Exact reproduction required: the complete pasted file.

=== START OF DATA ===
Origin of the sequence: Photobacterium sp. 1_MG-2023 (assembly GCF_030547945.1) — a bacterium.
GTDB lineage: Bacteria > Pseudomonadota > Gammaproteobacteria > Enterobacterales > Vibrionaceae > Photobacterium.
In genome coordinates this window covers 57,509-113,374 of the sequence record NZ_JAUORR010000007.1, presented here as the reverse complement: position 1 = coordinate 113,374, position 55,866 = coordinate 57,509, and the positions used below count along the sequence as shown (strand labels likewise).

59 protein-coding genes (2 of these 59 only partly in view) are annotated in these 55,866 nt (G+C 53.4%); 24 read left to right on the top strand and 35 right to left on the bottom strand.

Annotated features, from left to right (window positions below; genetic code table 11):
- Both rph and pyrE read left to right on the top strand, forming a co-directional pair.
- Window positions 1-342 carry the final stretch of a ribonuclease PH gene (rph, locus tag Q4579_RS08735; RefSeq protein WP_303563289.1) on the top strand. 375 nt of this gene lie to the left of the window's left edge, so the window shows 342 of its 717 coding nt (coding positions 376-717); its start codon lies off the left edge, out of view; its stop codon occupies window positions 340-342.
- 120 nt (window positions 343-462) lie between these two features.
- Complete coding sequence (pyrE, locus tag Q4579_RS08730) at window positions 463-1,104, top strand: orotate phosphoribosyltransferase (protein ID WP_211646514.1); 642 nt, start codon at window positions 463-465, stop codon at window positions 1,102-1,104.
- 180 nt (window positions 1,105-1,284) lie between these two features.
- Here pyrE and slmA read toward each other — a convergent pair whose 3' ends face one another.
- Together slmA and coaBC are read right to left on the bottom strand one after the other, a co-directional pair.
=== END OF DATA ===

Origin of the sequence: Photobacterium sp. 1_MG-2023 (assembly GCF_030547945.1) — a bacterium.
GTDB lineage: Bacteria > Pseudomonadota > Gammaproteobacteria > Enterobacterales > Vibrionaceae > Photobacterium.
In genome coordinates this window covers 57,509-113,374 of the sequence record NZ_JAUORR010000007.1, presented here as the reverse complement: position 1 = coordinate 113,374, position 55,866 = coordinate 57,509, and the positions used below count along the sequence as shown (strand labels likewise).

59 protein-coding genes (2 of these 59 only partly in view) are annotated in these 55,866 nt (G+C 53.4%); 24 read left to right on the top strand and 35 right to left on the bottom strand.

Annotated features, from left to right (window positions below; genetic code table 11):
- Both rph and pyrE read left to right on the top strand, forming a co-directional pair.
- Window positions 1-342 carry the final stretch of a ribonuclease PH gene (rph, locus tag Q4579_RS08735; RefSeq protein WP_303563289.1) on the top strand. 375 nt of this gene lie to the left of the window's left edge, so the window shows 342 of its 717 coding nt (coding positions 376-717); its start codon lies off the left edge, out of view; its stop codon occupies window positions 340-342.
- 120 nt (window positions 343-462) lie between these two features.
- Complete coding sequence (pyrE, locus tag Q4579_RS08730) at window positions 463-1,104, top strand: orotate phosphoribosyltransferase (protein ID WP_211646514.1); 642 nt, start codon at window positions 463-465, stop codon at window positions 1,102-1,104.
- 180 nt (window positions 1,105-1,284) lie between these two features.
- Here pyrE and slmA read toward each other — a convergent pair whose 3' ends face one another.
- Together slmA and coaBC are read right to left on the bottom strand one after the other, a co-directional pair.